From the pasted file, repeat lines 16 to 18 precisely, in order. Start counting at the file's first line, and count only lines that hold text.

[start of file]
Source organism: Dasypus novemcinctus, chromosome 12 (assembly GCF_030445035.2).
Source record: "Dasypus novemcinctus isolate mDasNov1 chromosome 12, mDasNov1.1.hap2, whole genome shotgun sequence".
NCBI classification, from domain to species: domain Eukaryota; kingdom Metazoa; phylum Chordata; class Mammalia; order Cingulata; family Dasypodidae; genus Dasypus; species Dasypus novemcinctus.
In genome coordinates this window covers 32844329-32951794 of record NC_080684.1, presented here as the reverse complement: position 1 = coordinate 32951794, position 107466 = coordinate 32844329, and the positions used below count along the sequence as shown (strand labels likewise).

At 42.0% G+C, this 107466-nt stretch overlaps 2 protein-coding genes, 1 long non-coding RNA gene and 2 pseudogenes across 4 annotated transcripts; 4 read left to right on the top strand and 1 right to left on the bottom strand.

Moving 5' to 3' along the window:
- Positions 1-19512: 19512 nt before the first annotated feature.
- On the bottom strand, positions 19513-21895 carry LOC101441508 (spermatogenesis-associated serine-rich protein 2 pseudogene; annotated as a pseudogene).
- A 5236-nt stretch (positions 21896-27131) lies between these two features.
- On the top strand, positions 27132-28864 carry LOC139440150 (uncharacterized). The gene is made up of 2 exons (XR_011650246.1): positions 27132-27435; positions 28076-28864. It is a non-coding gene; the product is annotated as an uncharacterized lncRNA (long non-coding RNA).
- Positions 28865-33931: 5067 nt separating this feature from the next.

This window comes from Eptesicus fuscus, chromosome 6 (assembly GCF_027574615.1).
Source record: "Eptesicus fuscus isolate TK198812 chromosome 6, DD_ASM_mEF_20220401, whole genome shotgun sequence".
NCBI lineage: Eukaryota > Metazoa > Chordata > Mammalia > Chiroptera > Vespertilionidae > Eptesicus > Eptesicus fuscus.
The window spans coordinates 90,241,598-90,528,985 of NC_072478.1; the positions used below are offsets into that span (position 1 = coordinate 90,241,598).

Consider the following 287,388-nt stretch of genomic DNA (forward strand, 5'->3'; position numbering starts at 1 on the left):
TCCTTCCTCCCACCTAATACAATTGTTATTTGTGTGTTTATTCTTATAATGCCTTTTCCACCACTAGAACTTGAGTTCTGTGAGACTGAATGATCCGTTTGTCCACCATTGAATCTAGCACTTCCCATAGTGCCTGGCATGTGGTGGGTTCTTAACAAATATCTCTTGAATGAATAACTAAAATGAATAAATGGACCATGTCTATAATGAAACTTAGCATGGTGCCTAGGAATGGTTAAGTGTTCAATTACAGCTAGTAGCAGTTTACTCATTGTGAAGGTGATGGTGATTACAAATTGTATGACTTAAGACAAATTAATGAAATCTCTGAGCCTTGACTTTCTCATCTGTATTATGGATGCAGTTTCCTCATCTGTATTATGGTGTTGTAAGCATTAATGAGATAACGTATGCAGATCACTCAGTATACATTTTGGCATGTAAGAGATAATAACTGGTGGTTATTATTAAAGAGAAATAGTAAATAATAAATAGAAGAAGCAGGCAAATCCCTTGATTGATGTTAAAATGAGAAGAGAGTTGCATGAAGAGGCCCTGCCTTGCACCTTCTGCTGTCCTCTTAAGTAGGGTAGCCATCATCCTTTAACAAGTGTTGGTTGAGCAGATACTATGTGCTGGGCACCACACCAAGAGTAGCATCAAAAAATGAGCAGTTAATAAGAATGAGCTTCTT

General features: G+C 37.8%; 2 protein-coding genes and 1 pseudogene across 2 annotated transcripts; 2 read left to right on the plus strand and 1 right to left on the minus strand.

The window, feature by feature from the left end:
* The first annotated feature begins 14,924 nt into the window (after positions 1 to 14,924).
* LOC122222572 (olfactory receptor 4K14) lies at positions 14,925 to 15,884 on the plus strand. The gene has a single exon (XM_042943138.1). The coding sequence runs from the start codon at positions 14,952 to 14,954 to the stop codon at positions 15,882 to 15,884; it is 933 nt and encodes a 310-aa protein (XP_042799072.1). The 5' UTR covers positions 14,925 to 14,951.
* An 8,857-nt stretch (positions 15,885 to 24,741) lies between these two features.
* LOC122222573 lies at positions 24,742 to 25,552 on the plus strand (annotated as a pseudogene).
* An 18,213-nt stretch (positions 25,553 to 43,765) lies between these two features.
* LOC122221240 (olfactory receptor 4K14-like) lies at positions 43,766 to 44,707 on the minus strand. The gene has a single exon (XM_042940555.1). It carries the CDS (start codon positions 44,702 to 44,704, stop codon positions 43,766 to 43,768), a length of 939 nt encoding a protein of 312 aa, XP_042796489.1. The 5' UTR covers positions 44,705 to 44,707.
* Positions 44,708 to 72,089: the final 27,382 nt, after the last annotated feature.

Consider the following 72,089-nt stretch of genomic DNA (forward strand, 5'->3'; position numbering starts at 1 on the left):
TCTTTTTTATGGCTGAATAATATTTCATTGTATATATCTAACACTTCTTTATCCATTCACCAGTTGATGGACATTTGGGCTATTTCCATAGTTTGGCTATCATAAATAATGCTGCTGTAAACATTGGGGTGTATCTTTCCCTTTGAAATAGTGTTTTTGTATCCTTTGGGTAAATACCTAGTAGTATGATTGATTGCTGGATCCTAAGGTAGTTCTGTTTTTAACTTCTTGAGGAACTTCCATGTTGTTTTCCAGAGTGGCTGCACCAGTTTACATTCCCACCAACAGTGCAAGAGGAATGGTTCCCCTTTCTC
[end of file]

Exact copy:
Consider the following 287,388-nt stretch of genomic DNA (forward strand, 5'->3'; position numbering starts at 1 on the left):
TCCTTCCTCCCACCTAATACAATTGTTATTTGTGTGTTTATTCTTATAATGCCTTTTCCACCACTAGAACTTGAGTTCTGTGAGACTGAATGATCCGTTTGTCCACCATTGAATCTAGCACTTCCCATAGTGCCTGGCATGTGGTGGGTTCTTAACAAATATCTCTTGAATGAATAACTAAAATGAATAAATGGACCATGTCTATAATGAAACTTAGCATGGTGCCTAGGAATGGTTAAGTGTTCAATTACAGCTAGTAGCAGTTTACTCATTGTGAAGGTGATGGTGATTACAAATTGTATGACTTAAGACAAATTAATGAAATCTCTGAGCCTTGACTTTCTCATCTGTATTATGGATGCAGTTTCCTCATCTGTATTATGGTGTTGTAAGCATTAATGAGATAACGTATGCAGATCACTCAGTATACATTTTGGCATGTAAGAGATAATAACTGGTGGTTATTATTAAAGAGAAATAGTAAATAATAAATAGAAGAAGCAGGCAAATCCCTTGATTGATGTTAAAATGAGAAGAGAGTTGCATGAAGAGGCCCTGCCTTGCACCTTCTGCTGTCCTCTTAAGTAGGGTAGCCATCATCCTTTAACAAGTGTTGGTTGAGCAGATACTATGTGCTGGGCACCACACCAAGAGTAGCATCAAAAAATGAGCAGTTAATAAGAATGAGCTTCTT

General features: G+C 37.8%; 2 protein-coding genes and 1 pseudogene across 2 annotated transcripts; 2 read left to right on the plus strand and 1 right to left on the minus strand.